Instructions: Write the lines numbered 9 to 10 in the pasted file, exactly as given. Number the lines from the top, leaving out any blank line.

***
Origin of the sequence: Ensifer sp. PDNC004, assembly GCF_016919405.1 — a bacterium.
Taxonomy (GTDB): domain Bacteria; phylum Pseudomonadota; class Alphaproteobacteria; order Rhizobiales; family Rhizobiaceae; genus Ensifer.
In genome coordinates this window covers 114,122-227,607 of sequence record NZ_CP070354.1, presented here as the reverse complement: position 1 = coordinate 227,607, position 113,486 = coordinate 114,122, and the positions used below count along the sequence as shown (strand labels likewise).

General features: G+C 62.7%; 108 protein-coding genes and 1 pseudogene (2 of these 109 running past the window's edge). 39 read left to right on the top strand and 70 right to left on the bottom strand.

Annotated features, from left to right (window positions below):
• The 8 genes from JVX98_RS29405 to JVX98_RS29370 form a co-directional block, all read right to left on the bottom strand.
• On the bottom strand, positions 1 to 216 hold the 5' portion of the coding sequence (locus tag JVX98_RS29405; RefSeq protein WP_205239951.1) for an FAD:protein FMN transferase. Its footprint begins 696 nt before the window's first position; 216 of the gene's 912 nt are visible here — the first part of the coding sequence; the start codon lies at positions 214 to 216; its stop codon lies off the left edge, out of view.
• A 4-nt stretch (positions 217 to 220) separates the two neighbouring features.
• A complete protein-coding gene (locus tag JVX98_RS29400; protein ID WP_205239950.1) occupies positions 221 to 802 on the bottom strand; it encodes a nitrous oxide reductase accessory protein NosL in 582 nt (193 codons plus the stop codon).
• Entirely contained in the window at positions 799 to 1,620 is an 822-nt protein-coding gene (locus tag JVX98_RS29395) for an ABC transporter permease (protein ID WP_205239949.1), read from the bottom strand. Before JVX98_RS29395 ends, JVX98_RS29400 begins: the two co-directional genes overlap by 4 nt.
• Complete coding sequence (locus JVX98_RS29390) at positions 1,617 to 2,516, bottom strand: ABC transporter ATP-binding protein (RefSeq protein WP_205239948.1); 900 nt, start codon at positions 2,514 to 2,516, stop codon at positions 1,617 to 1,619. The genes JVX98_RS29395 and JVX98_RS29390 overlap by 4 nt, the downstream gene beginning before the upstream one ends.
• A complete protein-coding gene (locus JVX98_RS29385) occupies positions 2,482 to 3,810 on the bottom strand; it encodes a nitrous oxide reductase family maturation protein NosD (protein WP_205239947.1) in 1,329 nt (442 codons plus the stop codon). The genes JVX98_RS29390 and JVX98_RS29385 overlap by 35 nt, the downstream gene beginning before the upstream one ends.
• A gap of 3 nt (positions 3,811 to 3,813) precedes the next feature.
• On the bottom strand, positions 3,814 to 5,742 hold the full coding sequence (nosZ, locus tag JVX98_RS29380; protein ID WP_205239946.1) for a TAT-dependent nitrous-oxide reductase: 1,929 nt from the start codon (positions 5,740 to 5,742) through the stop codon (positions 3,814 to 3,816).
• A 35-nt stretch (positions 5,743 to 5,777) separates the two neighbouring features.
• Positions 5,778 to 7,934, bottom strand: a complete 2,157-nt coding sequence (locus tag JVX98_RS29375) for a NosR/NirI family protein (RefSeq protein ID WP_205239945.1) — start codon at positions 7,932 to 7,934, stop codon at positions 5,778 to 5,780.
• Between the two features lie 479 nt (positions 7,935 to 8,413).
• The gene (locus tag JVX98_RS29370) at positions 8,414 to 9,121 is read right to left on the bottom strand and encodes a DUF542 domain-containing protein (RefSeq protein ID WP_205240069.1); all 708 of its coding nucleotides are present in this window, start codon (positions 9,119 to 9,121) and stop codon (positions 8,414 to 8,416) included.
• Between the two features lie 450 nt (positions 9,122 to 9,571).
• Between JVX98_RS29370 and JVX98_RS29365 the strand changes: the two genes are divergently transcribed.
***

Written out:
• A complete protein-coding gene (locus tag JVX98_RS29400; protein ID WP_205239950.1) occupies positions 221 to 802 on the bottom strand; it encodes a nitrous oxide reductase accessory protein NosL in 582 nt (193 codons plus the stop codon).
• Entirely contained in the window at positions 799 to 1,620 is an 822-nt protein-coding gene (locus tag JVX98_RS29395) for an ABC transporter permease (protein ID WP_205239949.1), read from the bottom strand. Before JVX98_RS29395 ends, JVX98_RS29400 begins: the two co-directional genes overlap by 4 nt.